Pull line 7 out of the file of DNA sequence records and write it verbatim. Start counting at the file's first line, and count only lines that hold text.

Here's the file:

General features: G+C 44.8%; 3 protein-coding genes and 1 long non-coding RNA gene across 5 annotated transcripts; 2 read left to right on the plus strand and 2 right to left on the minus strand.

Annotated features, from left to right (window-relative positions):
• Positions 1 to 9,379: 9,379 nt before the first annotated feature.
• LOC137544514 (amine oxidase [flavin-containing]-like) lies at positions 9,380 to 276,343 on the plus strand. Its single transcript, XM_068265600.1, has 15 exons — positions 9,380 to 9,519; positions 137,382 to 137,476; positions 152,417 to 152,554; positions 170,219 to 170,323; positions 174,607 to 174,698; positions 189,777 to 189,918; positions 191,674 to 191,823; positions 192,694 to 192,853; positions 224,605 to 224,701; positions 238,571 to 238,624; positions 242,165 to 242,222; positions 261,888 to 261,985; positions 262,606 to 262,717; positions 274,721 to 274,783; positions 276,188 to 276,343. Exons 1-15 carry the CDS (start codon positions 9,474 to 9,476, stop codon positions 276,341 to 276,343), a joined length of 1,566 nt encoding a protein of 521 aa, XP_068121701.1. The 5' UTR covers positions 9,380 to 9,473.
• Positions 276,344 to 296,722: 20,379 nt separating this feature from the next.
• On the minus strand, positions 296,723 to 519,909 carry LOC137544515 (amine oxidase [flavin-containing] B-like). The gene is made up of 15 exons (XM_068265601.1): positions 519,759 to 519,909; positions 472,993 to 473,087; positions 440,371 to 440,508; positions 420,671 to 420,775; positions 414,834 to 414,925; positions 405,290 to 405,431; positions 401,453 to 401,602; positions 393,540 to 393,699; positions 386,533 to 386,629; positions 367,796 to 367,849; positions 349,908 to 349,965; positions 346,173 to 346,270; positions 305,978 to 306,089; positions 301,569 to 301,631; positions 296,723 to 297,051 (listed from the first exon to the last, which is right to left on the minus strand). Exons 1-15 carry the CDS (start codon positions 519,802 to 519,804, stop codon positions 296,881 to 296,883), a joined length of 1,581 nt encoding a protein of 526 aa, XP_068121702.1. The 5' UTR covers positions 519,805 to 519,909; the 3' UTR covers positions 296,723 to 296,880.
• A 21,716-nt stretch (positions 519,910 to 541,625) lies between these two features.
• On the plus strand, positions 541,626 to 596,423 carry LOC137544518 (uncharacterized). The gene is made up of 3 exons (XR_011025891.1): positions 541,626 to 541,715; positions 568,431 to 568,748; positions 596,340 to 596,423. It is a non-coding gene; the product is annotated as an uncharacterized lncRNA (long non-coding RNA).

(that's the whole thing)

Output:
• A 21,716-nt stretch (positions 519,910 to 541,625) lies between these two features.